Antioxidants help protect cells from the harmful damage that can be caused by free radicals and oxidative stress, which contribute to inflammation and many diseases, including cancer (8, 9).

What’s more, raisins, sultanas and currants are rich in fiber. Just one ounce (28 grams) contains between 1–2 grams of fiber, which is 4–8% of your daily requirement.

Studies suggest that a diet high in fiber-rich fruits and vegetables may help reduce the risk of high blood pressure, heart disease and diabetes (10, 11, 12).

Studies also show that eating raisins may (13, 14, 15, 16):

  • Lower blood pressure
  • Improve blood sugar control
  • Increase feelings of fullness

While the health benefits of sultanas and currants have not been studied specifically, it’s likely they result in similar health effects due to their comparable nutrient profiles.

Lastly, although raisins, sultanas are currants can be a healthy choice, it’s important to remember that dried fruit is high in sugar and calories and can be easy to overeat.

For this reason, dried fruit should only be eaten in small amounts, preferably along with other nutritious foods such as nuts, seeds or yogurt.


Raisins, sultanas and currants may improve your digestive health and blood sugar levels, decrease inflammation and lower your blood pressure. On the downside, they are also high in sugar and calories and should be eaten in moderation.

Raisins, sultanas and currants are all incredibly versatile and can be eaten alone, as a snack or added to rice dishes, stews, salads, oatmeal and baked goods.

Despite their slight differences in size and taste, each can be used in many of the same recipes and can be easily substituted for one another.

Here are some ideas for how to incorporate them into your diet:

  • Add to a cheese platter: Dried grapes make a gourmet addition to a cheese platter. As the largest of the three, raisins work best and pair nicely with creamy brie, nuts and crackers.
  • Eat as a morning or afternoon snack: You can eat them plain or add to yogurt or nuts for a more substantial snack. Alternatively, try making your own trail mix.
  • Add to oatmeal: A small sprinkling of raisins, sultanas and currants adds natural sweetness to your porridge.
  • Add to baked goods: Adding dried fruit to muffins, granola bars and cookies is a great way to sweeten baked goods. Raisins and sultanas are particularly good for soaking up other flavors and make the finished product even tastier.
  • Add to salads: Currants, in particular, are excellent for adding sweetness and texture to salads. They pair well with bitter greens and crunchy nuts.
  • Add to savory dishes: Try adding any of the three to savory dishes such as curries, meatballs, chutneys, rice pilaf and couscous. Currants often work best due to their small size.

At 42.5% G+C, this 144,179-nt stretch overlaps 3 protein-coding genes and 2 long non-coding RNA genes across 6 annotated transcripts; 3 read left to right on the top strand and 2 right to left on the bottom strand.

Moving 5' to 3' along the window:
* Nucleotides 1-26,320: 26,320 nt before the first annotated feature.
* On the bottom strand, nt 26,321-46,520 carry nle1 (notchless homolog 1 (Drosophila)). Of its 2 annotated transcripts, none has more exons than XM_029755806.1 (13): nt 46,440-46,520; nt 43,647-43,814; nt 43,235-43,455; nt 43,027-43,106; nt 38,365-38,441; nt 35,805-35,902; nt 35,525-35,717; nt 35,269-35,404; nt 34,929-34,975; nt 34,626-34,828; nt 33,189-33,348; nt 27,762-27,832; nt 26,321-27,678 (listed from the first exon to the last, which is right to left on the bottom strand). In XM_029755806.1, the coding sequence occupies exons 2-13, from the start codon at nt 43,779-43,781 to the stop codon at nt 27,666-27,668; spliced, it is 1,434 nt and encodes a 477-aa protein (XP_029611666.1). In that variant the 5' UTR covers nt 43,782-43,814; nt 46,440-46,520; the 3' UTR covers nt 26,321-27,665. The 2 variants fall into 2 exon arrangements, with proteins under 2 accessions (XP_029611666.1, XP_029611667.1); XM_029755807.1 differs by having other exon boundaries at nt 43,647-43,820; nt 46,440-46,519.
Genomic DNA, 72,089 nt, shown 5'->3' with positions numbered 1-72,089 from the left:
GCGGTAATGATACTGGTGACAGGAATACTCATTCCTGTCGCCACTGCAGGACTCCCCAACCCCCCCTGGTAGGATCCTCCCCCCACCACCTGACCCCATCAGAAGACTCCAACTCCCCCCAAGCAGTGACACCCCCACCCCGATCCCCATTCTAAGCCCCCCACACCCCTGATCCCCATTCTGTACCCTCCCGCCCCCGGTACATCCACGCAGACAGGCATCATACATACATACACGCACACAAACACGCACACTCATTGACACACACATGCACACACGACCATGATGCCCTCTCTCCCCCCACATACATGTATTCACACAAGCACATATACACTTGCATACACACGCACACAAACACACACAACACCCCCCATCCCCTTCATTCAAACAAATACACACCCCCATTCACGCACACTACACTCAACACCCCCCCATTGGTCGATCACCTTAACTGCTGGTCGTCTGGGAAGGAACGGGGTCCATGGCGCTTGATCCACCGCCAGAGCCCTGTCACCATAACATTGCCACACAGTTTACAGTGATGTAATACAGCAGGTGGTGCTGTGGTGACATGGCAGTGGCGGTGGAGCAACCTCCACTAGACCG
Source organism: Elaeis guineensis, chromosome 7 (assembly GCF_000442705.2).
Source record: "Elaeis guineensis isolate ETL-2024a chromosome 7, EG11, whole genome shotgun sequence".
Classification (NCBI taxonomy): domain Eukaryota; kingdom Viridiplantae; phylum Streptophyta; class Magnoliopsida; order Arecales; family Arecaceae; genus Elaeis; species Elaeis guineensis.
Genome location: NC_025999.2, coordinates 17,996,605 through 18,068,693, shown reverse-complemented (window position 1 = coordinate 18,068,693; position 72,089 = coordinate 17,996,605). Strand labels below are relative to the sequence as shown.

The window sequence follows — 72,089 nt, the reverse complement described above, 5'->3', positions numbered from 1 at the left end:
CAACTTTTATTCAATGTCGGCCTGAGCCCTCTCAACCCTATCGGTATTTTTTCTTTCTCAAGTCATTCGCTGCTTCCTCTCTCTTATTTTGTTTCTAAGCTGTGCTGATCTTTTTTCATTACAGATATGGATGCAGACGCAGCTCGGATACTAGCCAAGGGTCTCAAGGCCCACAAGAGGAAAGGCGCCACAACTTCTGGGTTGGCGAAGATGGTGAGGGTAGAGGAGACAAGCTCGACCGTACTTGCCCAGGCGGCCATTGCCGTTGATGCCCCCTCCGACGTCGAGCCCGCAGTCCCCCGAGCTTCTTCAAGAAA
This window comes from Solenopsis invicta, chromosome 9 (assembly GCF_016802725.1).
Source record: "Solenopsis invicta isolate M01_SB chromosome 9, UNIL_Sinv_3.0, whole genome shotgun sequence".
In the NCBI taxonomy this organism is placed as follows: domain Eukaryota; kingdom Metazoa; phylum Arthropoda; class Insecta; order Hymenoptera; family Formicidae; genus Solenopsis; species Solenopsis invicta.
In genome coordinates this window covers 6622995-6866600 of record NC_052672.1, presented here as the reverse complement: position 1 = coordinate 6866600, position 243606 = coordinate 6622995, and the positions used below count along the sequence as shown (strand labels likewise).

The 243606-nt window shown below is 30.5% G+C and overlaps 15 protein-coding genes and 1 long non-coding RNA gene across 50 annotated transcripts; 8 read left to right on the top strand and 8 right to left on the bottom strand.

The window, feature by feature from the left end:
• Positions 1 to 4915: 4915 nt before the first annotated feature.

Store raisins, sultanas and currants in a cool, dry and dark place such as in the pantry. Place them in a sealed bag or store them in a glass jar.


Raisins, sultanas and currants are extremely versatile foods. They can be eaten plain or added to both sweet and savory dishes ranging from muffins and cakes to curries, salads and cheese platters.

Raisins, sultanas and currants are all highly nutritious and make good substitutes for one another.

At the end of the day, it is best to choose on a case-by-case basis depending on the recipe or dish and your taste preferences.

It is also important to keep in mind that some manufacturers add a preservative called sulfur dioxide to retain the color of the fresh grape. It is mainly used for sultanas or “golden raisins.”

Some individuals are sensitive to sulfur dioxide and experience symptoms such as stomach cramps, skin rashes and asthma attacks after eating it (17).

If you are sensitive to sulfur dioxide, look out for this preservative on the label.


Raisins, sultanas and currants are all highly nutritious and can be used as a substitute for each other in a number of recipes. Look for sulfur dioxide on the label if you are sensitive to this preservative.

Raisins, sultanas and currants are different types of dried grapes that are rich in fiber, potassium and antioxidants.

Raisins are made from a range of grape varieties. They are dried naturally and are usually the largest of the three.

Sultanas are made from seedless green grapes. They are often dipped in a solution prior to drying, which speeds up the process. They are often the juiciest and lightest in color.

Currants are made from small grape varieties. They are dried naturally and are the smallest and darkest of the three.

At the end of the day, all are good choices that may even benefit your health. Which one you choose simply depends on the recipe in question and your taste preference.